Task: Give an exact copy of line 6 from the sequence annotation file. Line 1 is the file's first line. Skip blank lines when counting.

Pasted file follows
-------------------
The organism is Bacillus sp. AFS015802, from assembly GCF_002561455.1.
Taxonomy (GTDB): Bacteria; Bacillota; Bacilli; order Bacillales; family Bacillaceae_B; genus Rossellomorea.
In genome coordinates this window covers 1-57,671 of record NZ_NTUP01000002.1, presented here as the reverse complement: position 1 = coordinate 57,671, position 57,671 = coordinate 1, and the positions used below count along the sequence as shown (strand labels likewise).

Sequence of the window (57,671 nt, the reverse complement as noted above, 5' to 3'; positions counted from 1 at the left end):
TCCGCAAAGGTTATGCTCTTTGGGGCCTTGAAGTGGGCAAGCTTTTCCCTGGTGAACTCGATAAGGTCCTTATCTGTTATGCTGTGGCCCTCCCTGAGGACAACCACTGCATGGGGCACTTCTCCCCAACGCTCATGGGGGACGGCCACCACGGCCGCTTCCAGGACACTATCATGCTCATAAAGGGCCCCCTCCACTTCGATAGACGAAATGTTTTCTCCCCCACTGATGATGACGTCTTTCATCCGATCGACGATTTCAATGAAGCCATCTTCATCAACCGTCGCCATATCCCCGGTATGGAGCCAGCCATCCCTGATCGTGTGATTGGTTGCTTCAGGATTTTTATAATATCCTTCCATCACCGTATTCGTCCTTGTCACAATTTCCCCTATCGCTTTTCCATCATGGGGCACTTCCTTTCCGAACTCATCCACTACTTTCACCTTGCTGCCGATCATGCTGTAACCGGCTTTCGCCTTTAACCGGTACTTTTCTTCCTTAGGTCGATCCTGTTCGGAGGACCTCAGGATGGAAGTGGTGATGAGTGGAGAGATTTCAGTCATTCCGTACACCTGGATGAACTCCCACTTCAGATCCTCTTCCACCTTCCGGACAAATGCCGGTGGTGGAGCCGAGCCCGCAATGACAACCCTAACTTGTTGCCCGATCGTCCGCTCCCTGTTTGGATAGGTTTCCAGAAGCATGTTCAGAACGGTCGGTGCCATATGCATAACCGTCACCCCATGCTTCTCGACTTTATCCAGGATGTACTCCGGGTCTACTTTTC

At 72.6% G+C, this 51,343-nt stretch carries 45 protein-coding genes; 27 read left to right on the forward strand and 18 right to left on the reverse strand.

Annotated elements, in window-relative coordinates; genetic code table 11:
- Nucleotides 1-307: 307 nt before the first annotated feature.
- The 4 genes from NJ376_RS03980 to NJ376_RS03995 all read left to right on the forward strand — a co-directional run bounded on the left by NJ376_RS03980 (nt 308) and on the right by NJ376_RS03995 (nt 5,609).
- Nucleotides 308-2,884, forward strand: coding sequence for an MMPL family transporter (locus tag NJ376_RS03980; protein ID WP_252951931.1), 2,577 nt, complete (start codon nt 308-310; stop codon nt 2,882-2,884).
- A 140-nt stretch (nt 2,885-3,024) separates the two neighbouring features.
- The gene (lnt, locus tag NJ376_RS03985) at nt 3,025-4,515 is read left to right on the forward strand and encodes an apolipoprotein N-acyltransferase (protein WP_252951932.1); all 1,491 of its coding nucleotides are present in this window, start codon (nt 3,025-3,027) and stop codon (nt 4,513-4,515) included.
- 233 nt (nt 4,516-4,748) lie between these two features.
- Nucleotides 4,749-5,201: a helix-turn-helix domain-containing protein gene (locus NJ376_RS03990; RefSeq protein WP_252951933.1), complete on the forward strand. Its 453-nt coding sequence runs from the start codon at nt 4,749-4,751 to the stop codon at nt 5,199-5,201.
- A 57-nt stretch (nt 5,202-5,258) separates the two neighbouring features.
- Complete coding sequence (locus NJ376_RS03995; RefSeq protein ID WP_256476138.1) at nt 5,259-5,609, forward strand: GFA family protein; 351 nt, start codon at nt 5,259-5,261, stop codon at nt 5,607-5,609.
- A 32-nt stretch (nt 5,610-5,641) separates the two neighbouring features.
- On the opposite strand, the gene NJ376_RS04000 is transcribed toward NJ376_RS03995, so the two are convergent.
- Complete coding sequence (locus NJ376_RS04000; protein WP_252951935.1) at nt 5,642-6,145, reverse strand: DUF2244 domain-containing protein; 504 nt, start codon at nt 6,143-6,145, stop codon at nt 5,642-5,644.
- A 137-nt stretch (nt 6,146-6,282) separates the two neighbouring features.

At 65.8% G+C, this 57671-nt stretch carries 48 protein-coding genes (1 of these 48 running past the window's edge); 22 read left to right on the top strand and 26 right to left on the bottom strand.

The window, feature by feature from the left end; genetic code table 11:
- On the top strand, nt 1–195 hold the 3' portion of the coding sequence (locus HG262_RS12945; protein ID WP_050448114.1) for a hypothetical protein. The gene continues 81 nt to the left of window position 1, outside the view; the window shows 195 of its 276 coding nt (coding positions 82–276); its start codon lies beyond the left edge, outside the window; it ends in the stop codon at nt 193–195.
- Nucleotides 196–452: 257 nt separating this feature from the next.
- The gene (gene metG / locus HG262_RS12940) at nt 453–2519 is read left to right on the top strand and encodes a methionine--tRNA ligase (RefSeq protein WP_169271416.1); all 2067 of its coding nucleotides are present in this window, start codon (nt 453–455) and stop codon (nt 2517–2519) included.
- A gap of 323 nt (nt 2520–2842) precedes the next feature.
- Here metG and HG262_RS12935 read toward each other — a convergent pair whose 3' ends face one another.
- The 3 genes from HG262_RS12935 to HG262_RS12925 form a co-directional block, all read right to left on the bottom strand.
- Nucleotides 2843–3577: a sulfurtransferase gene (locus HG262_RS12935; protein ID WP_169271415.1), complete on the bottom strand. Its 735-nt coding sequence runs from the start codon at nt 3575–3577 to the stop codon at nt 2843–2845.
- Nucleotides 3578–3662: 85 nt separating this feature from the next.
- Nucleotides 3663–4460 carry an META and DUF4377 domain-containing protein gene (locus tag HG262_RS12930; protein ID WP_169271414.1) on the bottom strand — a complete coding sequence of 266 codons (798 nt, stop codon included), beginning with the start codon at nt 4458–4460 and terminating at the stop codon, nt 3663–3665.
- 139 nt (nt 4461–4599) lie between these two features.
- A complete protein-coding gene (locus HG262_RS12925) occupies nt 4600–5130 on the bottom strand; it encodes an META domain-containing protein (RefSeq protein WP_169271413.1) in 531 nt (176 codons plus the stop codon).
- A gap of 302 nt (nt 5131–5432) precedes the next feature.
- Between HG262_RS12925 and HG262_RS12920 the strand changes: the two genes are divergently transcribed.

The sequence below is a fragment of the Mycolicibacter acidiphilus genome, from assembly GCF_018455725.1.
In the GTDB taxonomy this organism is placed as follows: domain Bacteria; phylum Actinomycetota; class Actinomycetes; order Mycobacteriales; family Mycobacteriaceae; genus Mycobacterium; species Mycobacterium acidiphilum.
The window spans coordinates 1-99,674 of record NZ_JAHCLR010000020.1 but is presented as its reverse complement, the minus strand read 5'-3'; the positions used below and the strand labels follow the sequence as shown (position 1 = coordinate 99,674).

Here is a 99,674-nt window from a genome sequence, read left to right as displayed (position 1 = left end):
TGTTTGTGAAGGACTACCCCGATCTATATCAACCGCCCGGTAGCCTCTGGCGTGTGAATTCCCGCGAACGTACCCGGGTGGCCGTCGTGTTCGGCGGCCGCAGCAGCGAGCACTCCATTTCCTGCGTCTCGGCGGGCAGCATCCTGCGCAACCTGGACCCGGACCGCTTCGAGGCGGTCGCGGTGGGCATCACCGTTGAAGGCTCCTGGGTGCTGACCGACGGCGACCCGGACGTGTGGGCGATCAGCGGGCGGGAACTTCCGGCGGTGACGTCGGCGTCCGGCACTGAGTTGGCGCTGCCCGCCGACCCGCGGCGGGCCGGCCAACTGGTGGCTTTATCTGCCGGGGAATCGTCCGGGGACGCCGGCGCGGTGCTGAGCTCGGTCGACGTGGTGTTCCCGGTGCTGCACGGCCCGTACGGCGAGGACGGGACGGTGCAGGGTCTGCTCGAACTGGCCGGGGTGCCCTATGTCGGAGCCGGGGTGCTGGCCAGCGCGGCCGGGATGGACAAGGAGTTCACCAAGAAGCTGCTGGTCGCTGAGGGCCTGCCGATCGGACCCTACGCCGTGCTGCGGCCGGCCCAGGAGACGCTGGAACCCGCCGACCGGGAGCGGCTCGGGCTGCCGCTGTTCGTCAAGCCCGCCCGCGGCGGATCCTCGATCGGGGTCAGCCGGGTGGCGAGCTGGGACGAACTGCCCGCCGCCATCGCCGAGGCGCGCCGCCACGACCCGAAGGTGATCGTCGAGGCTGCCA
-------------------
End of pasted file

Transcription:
At 72.6% G+C, this 51,343-nt stretch carries 45 protein-coding genes; 27 read left to right on the forward strand and 18 right to left on the reverse strand.